Dog Shows

The Big Westminster Kennel Club Dog Show is taking place this week. THE dog show to be at. Labrador Retrievers showed this morning (this morning being Tuesday, as I write this.) and we watched on the computer. It was almost like being there!

I am a Labrador Retriever so that’s why I was interested in watching those dogs this morning. All the retrievers showed this morning. Labs, Goldens, Chesapeakes, Flat-Coats, Curly Coats, and Nova Scotia Duck Tolling. All retrievers were originally bred to RETRIEVE! That means bringing birds back to hunters. Going out and finding the downed bird and bringing it back.

labsLabrador Retrievers were first entered at the Westminster show in 1923. A Lab has NEVER won Best in Show. They have never even won Best in Group – which is the Sporting Group and includes all the other retrievers and all the Spaniels and Setters and Pointers. That being said, according to AKC records, they have been the #1 most popular breed in the United States since 1992!!! I believe that that is because they are one of the most versatile of breeds. They are excellent hunting dogs both in the water and on land. They are also the number one dog for guide dog work. jolly last day 01460-70% of all working guide dogs in the world are Labrador Retrievers. Labs are used in bomb and drug sniffing, as military dogs, in search and rescue, as service dogs, in the show ring as obedience and rally competitors, and of course at home as the perfect companion!

The history of the Labrador is a little murky. They did not come from Labrador, but instead from Newfoundland. The early fishermen, fishing in the Labrador Sea, used a small dog called a St. John’s Dog to help them in the boats. The dogs were sent in to retrieve fish that got off hooks and to help bring in nets. I will not go into a lot of history here, but the name Labrador Retriever became common in England around 1870. The 2nd Earl of Malmesbury is credited with starting the first kennel of Labradors in the early 1800s. The Kennel Club in England first registered Labs in 1903 and the American Kennel Club’s first Lab registration was in 1917. Labs began gaining popularity in the United States in the 1920s.

IMG_4930In 1981, Richard A. Wolters wrote the definitive book on the Labrador, The Labrador Retriever, the history … the people. It was published by Peterson Prints. The book is a real treasure full of historical facts and photographs and lots of artwork.

Labs come in three official colors. Black, Yellow and Chocolate. Yellow labs can be any range from white to a fox red. In the conformation ring, pink noses and white markings are not allowed. A pink nose sometimes happens with yellow labs. This is called a Dudley. The standard size for a Lab is 21 1/2″ – 24 1/2″ at the withers. And 55 – 80 lbs. They should have an otter tail – which means thick and round and straight. The coat should be short, straight and very dense. Outside of the show ring you can find a wide variety of shapes and sizes. Lab temperament should be kindly, outgoing and tractable. Labs are happy, willing dogs!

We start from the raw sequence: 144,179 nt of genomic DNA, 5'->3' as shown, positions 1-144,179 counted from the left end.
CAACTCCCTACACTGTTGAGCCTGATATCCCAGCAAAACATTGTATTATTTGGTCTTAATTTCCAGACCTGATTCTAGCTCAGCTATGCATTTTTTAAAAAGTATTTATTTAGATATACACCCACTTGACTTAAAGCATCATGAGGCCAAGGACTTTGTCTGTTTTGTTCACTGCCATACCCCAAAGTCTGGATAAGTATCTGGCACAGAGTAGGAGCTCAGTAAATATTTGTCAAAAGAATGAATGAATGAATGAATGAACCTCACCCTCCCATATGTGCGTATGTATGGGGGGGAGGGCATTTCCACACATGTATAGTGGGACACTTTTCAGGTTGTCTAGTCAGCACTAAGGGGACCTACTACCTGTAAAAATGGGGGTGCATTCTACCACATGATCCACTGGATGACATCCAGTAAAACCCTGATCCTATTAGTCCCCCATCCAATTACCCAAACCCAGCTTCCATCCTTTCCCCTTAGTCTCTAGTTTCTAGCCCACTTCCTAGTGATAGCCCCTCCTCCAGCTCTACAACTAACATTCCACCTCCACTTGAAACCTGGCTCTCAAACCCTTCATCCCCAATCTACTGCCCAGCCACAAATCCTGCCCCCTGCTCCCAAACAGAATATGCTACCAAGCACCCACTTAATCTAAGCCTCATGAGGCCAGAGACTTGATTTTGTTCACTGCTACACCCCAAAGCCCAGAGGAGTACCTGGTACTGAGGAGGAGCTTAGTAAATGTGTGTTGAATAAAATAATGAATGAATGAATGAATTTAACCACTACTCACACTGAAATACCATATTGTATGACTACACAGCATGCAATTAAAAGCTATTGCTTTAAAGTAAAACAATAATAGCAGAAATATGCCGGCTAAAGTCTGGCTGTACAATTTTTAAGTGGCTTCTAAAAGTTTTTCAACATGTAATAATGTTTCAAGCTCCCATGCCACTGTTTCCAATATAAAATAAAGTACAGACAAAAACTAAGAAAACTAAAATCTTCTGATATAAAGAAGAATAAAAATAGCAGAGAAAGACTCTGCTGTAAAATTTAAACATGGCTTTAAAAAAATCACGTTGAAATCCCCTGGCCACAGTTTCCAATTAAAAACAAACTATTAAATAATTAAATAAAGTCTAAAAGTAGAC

Now back to the dog show — The winner of Best of Breed in the Lab Ring today was

pauliCh. Wits End St. Pauli Girl

Sire – Ch Hunt Club Clay View Supernova at Belquest

Dam – Ch Wits End Windfall Vegas Showgirl

Whew! Those are some big names!!

My name is simply Rhythm. My Mom and Dad were Dottie and Shep. I guess guide dogs don’t need fancy names. I do have an official AKC number and papers that allow me to compete in AKC sanctioned shows. I have competed in Rally and Agility, but I prefer being a library dog.

library dog 041If you are interested in learning more about Labrador Retrievers you can check on wikipedia HERE.

You can visit the American Kennel Club website. Or the Labrador Retriever Club website. And Animal Planet has a nice little video.

I wish you great success in all that you do this week!
Your friend in the library

Copy of img311

Best in Show

It’s dog show time. THE dog show. Westminster. I’m not a show dog. I was bred for other things. But I have lots of friends who are show dogs so I know all the scoop. And we go watch dog shows. I’m a Labrador Retriever. There are always lots of Labs at the shows.



This is a Labrador Retriever bred for the ring.   And this is me. Bred to be a Guide Dog. I didn’t become a Guide Dog though. I was destined for other things. I have competed in the show ring though. Not in the conformation ring. But in Rally and Agility. Both adventures were rather short lived, but I had fun and had some success with my efforts.

My Mom Person says I am the Best in Show as far as she’s concerned. No matter what I’m doing!

And now I read books. We discovered a lovely picture book called For the Love of Dogs. An A – Z Primer for Dog Lovers of All Ages. Written by Allison Weiss Entrekin and illustrated by Mark Anderson. It was published by Triumph Books in 2011.


This is a really nice book. The illustrations are absolutely fantastic! Mr Anderson is spot on with expressions and attitudes. The book is not exactly a breed book, but some of the letters are for some breeds. “B” for Beagle, “D” for Dachshund. Some letters are for other aspects of the dog world. Like “A” is for adoption. “J” is for jowls. “L” is for Labradors – but – my one disappointment with the book – there is no picture for Labradors! What were they thinking?! THE No. 1, most popular breed of dog in the US and no picture?!  Go figure. But outside of that, I love this book. It has some great information as well as the fabulous artwork.


And you can order prints from Mr Anderson as well!

If you would like to find out more about Labrador Retrievers you can visit the AKC website.
If you would like to know more about the sport of Rally check here.
If you would like to know more about agility check here.

If you would like more on the Westminster Dog Show you can check in here.

And now I’m off to watch the big show — and maybe catch some ZZZZZZZs!